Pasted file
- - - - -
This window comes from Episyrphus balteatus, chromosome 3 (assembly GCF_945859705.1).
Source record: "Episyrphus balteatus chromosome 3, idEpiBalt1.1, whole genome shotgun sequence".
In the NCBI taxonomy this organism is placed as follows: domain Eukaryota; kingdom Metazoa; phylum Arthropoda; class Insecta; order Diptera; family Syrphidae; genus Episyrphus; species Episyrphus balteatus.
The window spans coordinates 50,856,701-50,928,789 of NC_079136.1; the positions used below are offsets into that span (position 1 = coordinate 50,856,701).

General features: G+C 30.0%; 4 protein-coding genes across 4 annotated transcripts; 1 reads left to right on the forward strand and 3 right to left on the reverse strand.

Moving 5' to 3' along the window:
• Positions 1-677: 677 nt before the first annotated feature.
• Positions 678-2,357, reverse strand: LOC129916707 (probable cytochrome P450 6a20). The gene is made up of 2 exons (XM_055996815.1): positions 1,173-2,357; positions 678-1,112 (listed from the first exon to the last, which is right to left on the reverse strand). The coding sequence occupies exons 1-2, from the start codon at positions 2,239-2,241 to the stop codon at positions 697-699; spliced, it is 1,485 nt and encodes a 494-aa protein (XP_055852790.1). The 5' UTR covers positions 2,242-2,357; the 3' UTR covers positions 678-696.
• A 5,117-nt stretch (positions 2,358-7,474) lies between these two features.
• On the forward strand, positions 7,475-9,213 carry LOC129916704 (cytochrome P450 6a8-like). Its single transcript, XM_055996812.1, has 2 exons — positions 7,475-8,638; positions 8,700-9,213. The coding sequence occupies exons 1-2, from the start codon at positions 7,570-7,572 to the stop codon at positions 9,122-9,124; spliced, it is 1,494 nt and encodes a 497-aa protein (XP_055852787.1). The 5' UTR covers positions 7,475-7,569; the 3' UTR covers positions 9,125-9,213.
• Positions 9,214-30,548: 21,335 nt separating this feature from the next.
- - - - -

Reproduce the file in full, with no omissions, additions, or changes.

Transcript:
This window comes from Episyrphus balteatus, chromosome 3 (assembly GCF_945859705.1).
Source record: "Episyrphus balteatus chromosome 3, idEpiBalt1.1, whole genome shotgun sequence".
In the NCBI taxonomy this organism is placed as follows: domain Eukaryota; kingdom Metazoa; phylum Arthropoda; class Insecta; order Diptera; family Syrphidae; genus Episyrphus; species Episyrphus balteatus.
The window spans coordinates 50,856,701-50,928,789 of NC_079136.1; the positions used below are offsets into that span (position 1 = coordinate 50,856,701).

General features: G+C 30.0%; 4 protein-coding genes across 4 annotated transcripts; 1 reads left to right on the forward strand and 3 right to left on the reverse strand.

Moving 5' to 3' along the window:
• Positions 1-677: 677 nt before the first annotated feature.
• Positions 678-2,357, reverse strand: LOC129916707 (probable cytochrome P450 6a20). The gene is made up of 2 exons (XM_055996815.1): positions 1,173-2,357; positions 678-1,112 (listed from the first exon to the last, which is right to left on the reverse strand). The coding sequence occupies exons 1-2, from the start codon at positions 2,239-2,241 to the stop codon at positions 697-699; spliced, it is 1,485 nt and encodes a 494-aa protein (XP_055852790.1). The 5' UTR covers positions 2,242-2,357; the 3' UTR covers positions 678-696.
• A 5,117-nt stretch (positions 2,358-7,474) lies between these two features.
• On the forward strand, positions 7,475-9,213 carry LOC129916704 (cytochrome P450 6a8-like). Its single transcript, XM_055996812.1, has 2 exons — positions 7,475-8,638; positions 8,700-9,213. The coding sequence occupies exons 1-2, from the start codon at positions 7,570-7,572 to the stop codon at positions 9,122-9,124; spliced, it is 1,494 nt and encodes a 497-aa protein (XP_055852787.1). The 5' UTR covers positions 7,475-7,569; the 3' UTR covers positions 9,125-9,213.
• Positions 9,214-30,548: 21,335 nt separating this feature from the next.